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Time to Respond to Social Media — And Time to Respond

I have My point is when it comes to TV shows: Don’t just add fire to someone else’s fire.

This rule has kept my donkey several times. For example, one time on television, a writer responded to my post, saying that he wanted to share our dissenting views on Facebook with thousands of people. The words and tone of his comment indicate that he is not interested in real conversation, which is why I did not respond. If I had accepted the request or made a derogatory remark like “Get your bad notes,” I would have followed his playbook to test myself and hurt myself and my career. Do I have to do something else? I decided to consult an expert.

“You’ve done the right thing by not responding,” says Michele Borba, a psychologist and author Transportation. “There is no big answer, and it is often very forceful. The person wants attention, but you do not give them. They want to exploit and destroy you by stealing your platform. If you did, you would probably end up disillusioned with the fact that you could not defend yourself. ”

Sameer Hinduja, file manager a Web Search Engine he admits, saying, “Every time we respond to someone who wants to make fun of us, we show that we really care about their feelings. And we have given them the power to fire us.”

Not responding to the video may be a good way to show strength, instead of simply lending your voice to the tantrum. Then, research published in the newspaper Psychological Science shows that shooting a keyboard is not as effective as talking to one person or sharing views. Obviously, this works best if you are in a real relationship or you care about what the person thinks. Ulash Dunlap, an assistant in San Francisco, said: “If it’s someone who isn’t really in your life, then what you did was right.” “If it’s an important relationship, I suggest you send a message to the person and ask them to phone you to avoid miscommunication.”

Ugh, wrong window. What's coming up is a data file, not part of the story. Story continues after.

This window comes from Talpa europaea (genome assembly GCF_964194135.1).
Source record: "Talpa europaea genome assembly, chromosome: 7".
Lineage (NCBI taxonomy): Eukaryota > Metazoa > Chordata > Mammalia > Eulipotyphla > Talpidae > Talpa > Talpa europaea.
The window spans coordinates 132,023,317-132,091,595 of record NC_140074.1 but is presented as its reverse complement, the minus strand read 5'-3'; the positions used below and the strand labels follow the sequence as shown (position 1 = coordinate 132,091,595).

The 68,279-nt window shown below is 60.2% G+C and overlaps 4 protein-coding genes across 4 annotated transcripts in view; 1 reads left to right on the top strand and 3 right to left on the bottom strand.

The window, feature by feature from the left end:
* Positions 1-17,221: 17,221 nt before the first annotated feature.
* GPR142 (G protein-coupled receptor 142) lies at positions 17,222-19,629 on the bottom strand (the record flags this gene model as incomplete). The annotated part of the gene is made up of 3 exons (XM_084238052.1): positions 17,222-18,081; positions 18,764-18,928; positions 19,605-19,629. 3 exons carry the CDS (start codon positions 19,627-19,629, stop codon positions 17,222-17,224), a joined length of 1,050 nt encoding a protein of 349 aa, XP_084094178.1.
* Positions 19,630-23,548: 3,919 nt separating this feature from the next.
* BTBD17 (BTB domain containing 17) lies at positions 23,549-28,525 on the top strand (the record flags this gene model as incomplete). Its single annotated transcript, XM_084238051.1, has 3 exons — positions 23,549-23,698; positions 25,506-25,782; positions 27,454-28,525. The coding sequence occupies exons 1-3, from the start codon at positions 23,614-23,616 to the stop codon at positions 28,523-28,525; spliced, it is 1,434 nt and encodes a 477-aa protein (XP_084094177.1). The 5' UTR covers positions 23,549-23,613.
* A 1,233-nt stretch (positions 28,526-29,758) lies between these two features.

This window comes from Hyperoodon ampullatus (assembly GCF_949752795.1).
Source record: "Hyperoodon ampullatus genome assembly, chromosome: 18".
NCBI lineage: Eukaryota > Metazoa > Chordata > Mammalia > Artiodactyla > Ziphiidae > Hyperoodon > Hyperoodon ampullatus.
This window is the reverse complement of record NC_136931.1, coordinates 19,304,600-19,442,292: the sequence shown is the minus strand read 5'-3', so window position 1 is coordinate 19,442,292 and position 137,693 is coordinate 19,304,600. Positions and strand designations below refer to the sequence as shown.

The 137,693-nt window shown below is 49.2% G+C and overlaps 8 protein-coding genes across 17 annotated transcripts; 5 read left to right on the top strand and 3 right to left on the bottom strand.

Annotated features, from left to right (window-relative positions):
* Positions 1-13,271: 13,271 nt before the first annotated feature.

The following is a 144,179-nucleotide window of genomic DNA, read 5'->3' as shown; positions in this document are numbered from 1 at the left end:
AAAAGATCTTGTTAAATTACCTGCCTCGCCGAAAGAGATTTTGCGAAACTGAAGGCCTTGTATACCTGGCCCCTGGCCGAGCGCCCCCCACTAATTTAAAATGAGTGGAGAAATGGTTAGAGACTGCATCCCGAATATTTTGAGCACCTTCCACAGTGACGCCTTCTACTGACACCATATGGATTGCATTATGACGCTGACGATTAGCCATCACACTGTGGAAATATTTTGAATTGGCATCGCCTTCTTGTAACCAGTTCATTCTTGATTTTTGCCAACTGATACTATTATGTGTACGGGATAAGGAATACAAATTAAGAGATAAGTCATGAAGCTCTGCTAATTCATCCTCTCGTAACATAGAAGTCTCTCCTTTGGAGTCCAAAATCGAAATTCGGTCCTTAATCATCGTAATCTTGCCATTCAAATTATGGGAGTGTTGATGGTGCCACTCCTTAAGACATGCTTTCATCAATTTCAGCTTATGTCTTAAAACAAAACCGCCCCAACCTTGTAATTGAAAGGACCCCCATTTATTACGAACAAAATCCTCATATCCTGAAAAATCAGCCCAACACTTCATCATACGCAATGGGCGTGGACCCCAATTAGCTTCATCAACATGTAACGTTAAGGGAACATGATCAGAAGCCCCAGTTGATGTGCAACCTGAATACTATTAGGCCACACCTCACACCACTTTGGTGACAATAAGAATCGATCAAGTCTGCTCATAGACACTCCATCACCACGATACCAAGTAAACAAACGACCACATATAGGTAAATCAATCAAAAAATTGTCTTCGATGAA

Dunlap also recommends taking five minutes and checking the status quo before responding, and avoiding radio waves on the screen so people don’t see that they pushed your buttons. “If someone is looking down on you or harassing you because of your beliefs, or is looking to make themselves look good when you are wrong, or seeking fame through you, then, to end the discussion, perhaps without replying or saying, ‘Thank you for your answers,’ as organizations respond when they are challenged. ”

So how do we avoid feeling overwhelmed by these problems? “Remember, if you do not know you well, the other person may not understand you or experience what you are going through. They have no background, ”says Dunlap. He can also be a person who loves to win. “You can go through the person’s Facebook or Twitter feed, and you will see it. If so, find a way to leave the discussion. ”

“Ask yourself, ‘Was this really helpful or even harmful?’ says Borba. If it was helpful, you might know how to respond, but if it did hurt, you could ignore it. ”What if dating is important to you and you decide to talk to that person? What is the best way to move forward?

“It just depends on how you say it,” Borba says. “Shame is not a game. What you are looking for is a matter of dignity. There are several ways to look at things, and both are important. You do not want to be rude, as long as you are polite and do not ignore or offend the person. Just say, ‘This is one way to find out.’ ”

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